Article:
3. Proposed MADM Method

In this section, we define the distance measure between the pairs of the HFNs and hence stated a TOPSIS algorithm based on CI to solve the MADM problems.

3.1. Distance Measure between HFNs

Let be a given assessment value which is obtained in any possible way and has degrees of uncertainty. The uncertainty is modeled via a HFE . Then, the ordered pair is called an HFN and diplayed by , where is a finite set of some values in . The formal definition is given as follows.

Definition 8. Let be the reference set and , and a HFN in the set of real numbers is defined aswhere is a finite set of some values in and are considered as membership degrees of . In this set, an HFN has two parts: real part and membership part. The elements of the second part are also interpreted as the satisfaction/hesitation degrees with the real part. Here, is in the sense of complete rejection and means the complete acceptance of the value .

Definition 9. Let and be two HFNs and , then the following is obtained:(1), where (2), where (3)(4)Next, we state the Hamming distance and the Euclidean distance for the HFNs.

Definition 10. Consider two HFNs and , where , and with cardinality and . The distance measure in between these HFNs based on Hamming and Euclidean measures are stated as follows.(1)Hamming distance:(2)Euclidean distance:

Theorem 1. For three HFNs , , and , their proposed distance measures and as in Definition 10 must satisfy the following properties:(1), (2) and (3)

Proof. The proof is obvious.

3.2. Description of MADM Problem

Consider a decision-making problem consisting of number of alternatives and are assessed under the different attributes . The weight information of these attributes are represented in terms of weight vector with . The given attributes are categorized into two parts, namely, the benefit (B) and the cost (C) attributes, such that . The given alternative is evaluated by an expert under each attribute and provides their relative information in terms of the hesitant fuzzy information denoted by . Mathematically, the obtained information from an expert corresponding to alternative is represented as

The overall collective information of each alternative under different attribute is summarized in the decision matrix as

The target of the problem is to determine the best alternative(s) among the feasible ones. There are several methods exist in the literature to solve MADM problems. In Section 3.3, we stated the TOPSIS, one of such methods, to solve the MADM problems using the concept of the relative closeness degrees.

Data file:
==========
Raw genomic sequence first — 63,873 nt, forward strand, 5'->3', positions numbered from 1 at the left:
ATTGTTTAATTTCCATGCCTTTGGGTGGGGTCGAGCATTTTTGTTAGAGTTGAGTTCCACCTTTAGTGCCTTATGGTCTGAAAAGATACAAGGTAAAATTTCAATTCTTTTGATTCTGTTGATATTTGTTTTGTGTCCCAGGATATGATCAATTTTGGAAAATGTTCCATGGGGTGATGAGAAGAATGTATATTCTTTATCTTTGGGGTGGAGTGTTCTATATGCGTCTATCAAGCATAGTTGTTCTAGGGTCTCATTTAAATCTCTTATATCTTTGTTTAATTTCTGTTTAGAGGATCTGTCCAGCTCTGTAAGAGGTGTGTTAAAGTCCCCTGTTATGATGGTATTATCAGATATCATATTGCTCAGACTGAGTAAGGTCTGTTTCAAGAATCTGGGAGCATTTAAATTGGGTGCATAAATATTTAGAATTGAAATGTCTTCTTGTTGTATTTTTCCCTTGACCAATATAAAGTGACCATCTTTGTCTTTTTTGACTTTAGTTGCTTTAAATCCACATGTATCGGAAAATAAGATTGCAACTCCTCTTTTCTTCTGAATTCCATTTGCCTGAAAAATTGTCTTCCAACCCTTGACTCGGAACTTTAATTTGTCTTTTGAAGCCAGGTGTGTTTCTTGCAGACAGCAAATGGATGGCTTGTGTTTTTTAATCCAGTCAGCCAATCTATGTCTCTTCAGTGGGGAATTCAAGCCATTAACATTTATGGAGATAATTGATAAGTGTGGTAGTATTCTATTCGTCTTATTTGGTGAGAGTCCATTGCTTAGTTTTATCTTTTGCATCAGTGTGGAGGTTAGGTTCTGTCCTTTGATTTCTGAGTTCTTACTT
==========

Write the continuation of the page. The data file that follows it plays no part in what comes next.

3.3. Standard TOPSIS Method

The TOPSIS method is one of the widely used methods to solve the MADM problem. In this method, the relative strength of each alternative is computed from its positive ideal solution (PIS) and the negative ideal solution (NIS) by using the distance measures. Then, based on their measures values, a relative closeness degree is evaluated for each alternative to rank the given numbers. In the brief, the basic steps associated with the standard TOPSIS approach [44] is discussed as follows:(i)Step 1: summarize the information in terms of decision matrix as(ii)Step 2: normalized the matrix, if needed, to , wherewhere .(iii)Step 3: calculate the weighted normalized decision matrix , where is computed as(iv)Step 4: compute the two subjective alternatives PIS and NIS as(v)Step 5: calculate the Euclidean distance of each alternative from subjective alternatives, where(vi)Step 6: calculate the closeness degree and rank them in the ascending order.

3.4. Measure of Choquet Integral

In some practical problems, the criteria have an effect on each other. In other words, the weight of the coalition is not equal to the total weight of its members. To address such kinds of problem, a Choquet integral (CI) method, using nonadditivity property of fuzzy measure, has been proposed [44].

Definition 11. (see [47]). Let be a set. For any . A map whereis called a fuzzy measure.

Definition 12. (see [47]). Let be a fuzzy measure, and for any , we can definewhere represents the interaction between the parameters. The basic features of are(1)Additive: if , then (2)Subadditive: if , then (3)Supermodular: (4)Submodular: A -fuzzy measure, in which must be obtained from solving the equation , enables us to compute qualition weights of , based on the given weights , as .
The Choquet integral (CI) is a subadditive and superadditive integral which is an adequate tool to measure the mean of a set and hence to assess the features of an object scientifically. Under CI, each item is ordered in the descending order, and weights are regulated by the measure . Related to , the CI is described as follows.

Definition 13. (see [48]). Let be the defined function on with values which are reordered as , and is a permutation of such that the above conditions be true, thenis called the CI of on .